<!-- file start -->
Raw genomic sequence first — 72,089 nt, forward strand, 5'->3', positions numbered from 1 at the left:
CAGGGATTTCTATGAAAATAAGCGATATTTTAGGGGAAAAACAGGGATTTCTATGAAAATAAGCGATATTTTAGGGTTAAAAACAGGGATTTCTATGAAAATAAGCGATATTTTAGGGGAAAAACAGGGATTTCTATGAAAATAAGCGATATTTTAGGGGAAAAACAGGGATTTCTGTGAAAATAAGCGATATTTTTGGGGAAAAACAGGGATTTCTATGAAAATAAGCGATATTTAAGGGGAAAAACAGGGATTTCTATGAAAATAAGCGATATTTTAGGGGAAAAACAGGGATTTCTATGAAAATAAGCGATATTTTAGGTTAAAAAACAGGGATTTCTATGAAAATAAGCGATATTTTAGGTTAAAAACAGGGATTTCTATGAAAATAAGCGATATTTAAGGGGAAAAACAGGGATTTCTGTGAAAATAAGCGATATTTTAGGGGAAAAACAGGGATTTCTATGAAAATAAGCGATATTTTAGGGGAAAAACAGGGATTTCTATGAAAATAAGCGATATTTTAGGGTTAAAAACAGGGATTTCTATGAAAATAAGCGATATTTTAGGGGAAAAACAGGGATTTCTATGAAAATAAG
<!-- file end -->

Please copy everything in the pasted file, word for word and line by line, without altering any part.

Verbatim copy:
Raw genomic sequence first — 72,089 nt, forward strand, 5'->3', positions numbered from 1 at the left:
CAGGGATTTCTATGAAAATAAGCGATATTTTAGGGGAAAAACAGGGATTTCTATGAAAATAAGCGATATTTTAGGGTTAAAAACAGGGATTTCTATGAAAATAAGCGATATTTTAGGGGAAAAACAGGGATTTCTATGAAAATAAGCGATATTTTAGGGGAAAAACAGGGATTTCTGTGAAAATAAGCGATATTTTTGGGGAAAAACAGGGATTTCTATGAAAATAAGCGATATTTAAGGGGAAAAACAGGGATTTCTATGAAAATAAGCGATATTTTAGGGGAAAAACAGGGATTTCTATGAAAATAAGCGATATTTTAGGTTAAAAAACAGGGATTTCTATGAAAATAAGCGATATTTTAGGTTAAAAACAGGGATTTCTATGAAAATAAGCGATATTTAAGGGGAAAAACAGGGATTTCTGTGAAAATAAGCGATATTTTAGGGGAAAAACAGGGATTTCTATGAAAATAAGCGATATTTTAGGGGAAAAACAGGGATTTCTATGAAAATAAGCGATATTTTAGGGTTAAAAACAGGGATTTCTATGAAAATAAGCGATATTTTAGGGGAAAAACAGGGATTTCTATGAAAATAAG